Jump to ContentJump to Main Navigation
Systems of LifeBiopolitics, Economics, and Literature on the Cusp of Modernity$
Users without a subscription are not able to see the full content.

Richard A. Barney and Warren Montag

Print publication date: 2018

Print ISBN-13: 9780823281725

Published to Fordham Scholarship Online: May 2019

DOI: 10.5422/fordham/9780823281725.001.0001

Show Summary Details
Page of

PRINTED FROM FORDHAM SCHOLARSHIP ONLINE (www.fordham.universitypressscholarship.com). (c) Copyright Fordham University Press, 2020. All Rights Reserved. An individual user may print out a PDF of a single chapter of a monograph in FSO for personal use.date: 20 February 2020

Systems of Life, or Bioeconomic Politics

Systems of Life, or Bioeconomic Politics

(p.1) Introduction: Systems of Life, or Bioeconomic Politics
Systems of Life

Richard A. Barney

Warren Montag

Fordham University Press

This collection of essays takes its cue from the ascendancy of system in dicated by Adam Smith’s work in order to articulate a framework in which to grasp the complex relations among biological knowledge, economics, and politics in Europe and its colonies from the mid–eighteenth century to the mid–nineteenth. In these terms, this volume aims to draw on recent scholarly accounts of the significance of system in Renaissance and Enlightenment contexts in order to reevaluate the importance of the systematic to biopolitical theory, which has paid particular attention to the importance of this historical period, especially in the case of analysts such as Michel Foucault, Giorgio Agamben, and Roberto Esposito. Considered as a whole, the essays in this volume can therefore be taken as an argument that the concept of “system” can help specify all the more concretely the ways that the “bio” was articulated in relation to the “political” in late eighteenth- and early nineteenth-century biopolitics, with “economy” serving as a useful mediating term between them by offering a way to articulate their “order” as a matter of exchange, valuation, or management. Given Smith’s remark about the “beauty” of systems, moreover, it is no accident that several of the essays in this volume examine the relevance of aesthetic production—whether poetry, fiction, comedy, or visual art—to the deployment of economic values in relation to both biological and political spheres.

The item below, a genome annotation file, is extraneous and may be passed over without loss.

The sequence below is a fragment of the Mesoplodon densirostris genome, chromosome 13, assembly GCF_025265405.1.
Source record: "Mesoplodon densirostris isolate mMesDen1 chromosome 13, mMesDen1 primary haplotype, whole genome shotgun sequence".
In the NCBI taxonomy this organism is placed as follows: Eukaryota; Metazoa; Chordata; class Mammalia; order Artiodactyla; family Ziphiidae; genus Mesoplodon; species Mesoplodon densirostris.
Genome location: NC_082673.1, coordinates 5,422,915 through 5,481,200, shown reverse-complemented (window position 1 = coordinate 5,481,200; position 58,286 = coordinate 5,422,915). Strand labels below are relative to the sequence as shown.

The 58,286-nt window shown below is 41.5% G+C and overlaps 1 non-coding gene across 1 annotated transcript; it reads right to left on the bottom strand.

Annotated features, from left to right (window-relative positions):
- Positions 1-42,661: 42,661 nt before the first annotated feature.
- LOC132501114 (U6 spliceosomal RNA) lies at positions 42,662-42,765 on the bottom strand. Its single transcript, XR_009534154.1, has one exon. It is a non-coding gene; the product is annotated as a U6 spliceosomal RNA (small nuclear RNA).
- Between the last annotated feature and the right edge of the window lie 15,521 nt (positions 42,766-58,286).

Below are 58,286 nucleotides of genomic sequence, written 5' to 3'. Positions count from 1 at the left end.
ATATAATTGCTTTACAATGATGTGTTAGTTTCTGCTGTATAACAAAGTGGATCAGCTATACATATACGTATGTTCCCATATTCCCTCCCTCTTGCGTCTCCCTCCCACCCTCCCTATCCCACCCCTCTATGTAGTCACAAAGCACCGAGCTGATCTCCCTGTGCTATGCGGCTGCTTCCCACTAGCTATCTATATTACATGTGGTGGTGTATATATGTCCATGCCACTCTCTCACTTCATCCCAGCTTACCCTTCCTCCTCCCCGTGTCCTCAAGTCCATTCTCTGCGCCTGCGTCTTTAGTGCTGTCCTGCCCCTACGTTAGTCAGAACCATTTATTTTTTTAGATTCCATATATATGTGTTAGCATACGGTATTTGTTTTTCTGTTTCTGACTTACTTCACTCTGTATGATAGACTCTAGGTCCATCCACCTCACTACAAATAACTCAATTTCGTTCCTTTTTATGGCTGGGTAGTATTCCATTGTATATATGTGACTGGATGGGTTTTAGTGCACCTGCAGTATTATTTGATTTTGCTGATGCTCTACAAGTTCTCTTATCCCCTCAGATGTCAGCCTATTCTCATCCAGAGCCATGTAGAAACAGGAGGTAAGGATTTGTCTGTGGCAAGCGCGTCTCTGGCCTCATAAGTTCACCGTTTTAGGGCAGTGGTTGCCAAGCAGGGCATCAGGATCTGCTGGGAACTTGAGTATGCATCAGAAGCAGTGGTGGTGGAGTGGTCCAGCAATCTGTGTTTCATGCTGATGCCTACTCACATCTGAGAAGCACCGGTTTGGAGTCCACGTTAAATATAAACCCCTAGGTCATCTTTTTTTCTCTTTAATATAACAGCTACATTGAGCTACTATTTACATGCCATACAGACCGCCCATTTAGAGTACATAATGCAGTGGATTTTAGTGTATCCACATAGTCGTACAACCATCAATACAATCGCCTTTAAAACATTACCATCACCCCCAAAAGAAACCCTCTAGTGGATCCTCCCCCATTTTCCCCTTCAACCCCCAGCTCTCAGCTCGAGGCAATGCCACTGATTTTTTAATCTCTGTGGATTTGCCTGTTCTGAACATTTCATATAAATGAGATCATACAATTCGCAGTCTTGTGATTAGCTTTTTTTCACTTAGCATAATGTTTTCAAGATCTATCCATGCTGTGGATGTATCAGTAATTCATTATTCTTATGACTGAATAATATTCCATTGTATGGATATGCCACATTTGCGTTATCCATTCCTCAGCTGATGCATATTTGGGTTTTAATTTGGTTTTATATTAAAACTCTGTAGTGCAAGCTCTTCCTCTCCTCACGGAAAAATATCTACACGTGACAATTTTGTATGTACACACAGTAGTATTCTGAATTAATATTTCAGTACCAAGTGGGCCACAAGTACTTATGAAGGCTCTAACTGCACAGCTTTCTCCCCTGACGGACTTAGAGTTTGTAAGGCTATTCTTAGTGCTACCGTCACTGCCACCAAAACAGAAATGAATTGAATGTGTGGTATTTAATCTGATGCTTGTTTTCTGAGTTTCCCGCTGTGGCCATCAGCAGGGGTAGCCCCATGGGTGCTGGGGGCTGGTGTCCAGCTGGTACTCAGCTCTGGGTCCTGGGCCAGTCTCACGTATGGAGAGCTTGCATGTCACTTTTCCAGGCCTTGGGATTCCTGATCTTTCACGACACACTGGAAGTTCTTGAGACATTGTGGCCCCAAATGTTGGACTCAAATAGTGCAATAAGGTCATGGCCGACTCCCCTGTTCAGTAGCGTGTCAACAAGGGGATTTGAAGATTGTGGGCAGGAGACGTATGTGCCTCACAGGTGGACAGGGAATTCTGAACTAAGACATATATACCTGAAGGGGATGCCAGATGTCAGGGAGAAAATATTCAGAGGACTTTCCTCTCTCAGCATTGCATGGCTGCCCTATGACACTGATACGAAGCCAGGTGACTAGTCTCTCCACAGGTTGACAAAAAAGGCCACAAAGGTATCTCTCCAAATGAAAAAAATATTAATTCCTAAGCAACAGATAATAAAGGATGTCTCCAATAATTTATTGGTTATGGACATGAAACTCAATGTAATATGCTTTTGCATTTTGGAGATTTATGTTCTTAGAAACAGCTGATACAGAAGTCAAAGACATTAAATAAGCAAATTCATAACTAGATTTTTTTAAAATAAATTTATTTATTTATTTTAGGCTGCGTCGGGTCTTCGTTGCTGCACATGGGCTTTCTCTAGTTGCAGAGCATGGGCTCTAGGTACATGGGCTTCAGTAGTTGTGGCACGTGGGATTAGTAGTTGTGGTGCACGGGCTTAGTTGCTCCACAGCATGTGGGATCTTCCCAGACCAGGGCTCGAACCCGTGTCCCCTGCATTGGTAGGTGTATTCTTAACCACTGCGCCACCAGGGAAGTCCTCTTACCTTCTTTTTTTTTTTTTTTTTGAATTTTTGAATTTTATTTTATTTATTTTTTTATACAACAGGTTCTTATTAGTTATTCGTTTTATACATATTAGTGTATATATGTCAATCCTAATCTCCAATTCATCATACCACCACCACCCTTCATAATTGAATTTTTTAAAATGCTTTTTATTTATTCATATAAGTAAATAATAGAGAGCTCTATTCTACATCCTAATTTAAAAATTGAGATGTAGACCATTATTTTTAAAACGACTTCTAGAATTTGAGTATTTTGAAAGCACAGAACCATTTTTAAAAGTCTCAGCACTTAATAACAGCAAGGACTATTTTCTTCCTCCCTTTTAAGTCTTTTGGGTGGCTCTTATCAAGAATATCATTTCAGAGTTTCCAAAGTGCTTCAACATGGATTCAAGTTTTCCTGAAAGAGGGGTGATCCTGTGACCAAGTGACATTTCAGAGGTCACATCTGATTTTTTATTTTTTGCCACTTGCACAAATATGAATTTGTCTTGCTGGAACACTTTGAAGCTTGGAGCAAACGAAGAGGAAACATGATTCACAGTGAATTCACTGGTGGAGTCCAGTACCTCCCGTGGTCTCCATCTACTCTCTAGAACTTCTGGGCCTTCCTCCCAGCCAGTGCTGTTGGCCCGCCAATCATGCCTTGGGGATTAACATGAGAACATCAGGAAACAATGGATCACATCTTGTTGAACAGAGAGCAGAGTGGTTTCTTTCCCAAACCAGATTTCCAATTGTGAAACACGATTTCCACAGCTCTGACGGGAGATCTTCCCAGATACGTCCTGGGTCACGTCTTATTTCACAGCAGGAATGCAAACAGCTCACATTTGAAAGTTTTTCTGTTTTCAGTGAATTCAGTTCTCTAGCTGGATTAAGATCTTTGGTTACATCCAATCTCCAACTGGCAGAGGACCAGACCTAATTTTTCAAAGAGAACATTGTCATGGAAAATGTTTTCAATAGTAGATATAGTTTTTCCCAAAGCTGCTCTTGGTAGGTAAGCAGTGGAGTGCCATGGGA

Keywords:   Giorgio Agamben, biopolitics, Roberto Esposito, Michel Foucault, Adam Smith, systems

Fordham Scholarship Online requires a subscription or purchase to access the full text of books within the service. Public users can however freely search the site and view the abstracts and keywords for each book and chapter.

Please, subscribe or login to access full text content.

If you think you should have access to this title, please contact your librarian.

To troubleshoot, please check our FAQs , and if you can't find the answer there, please contact us .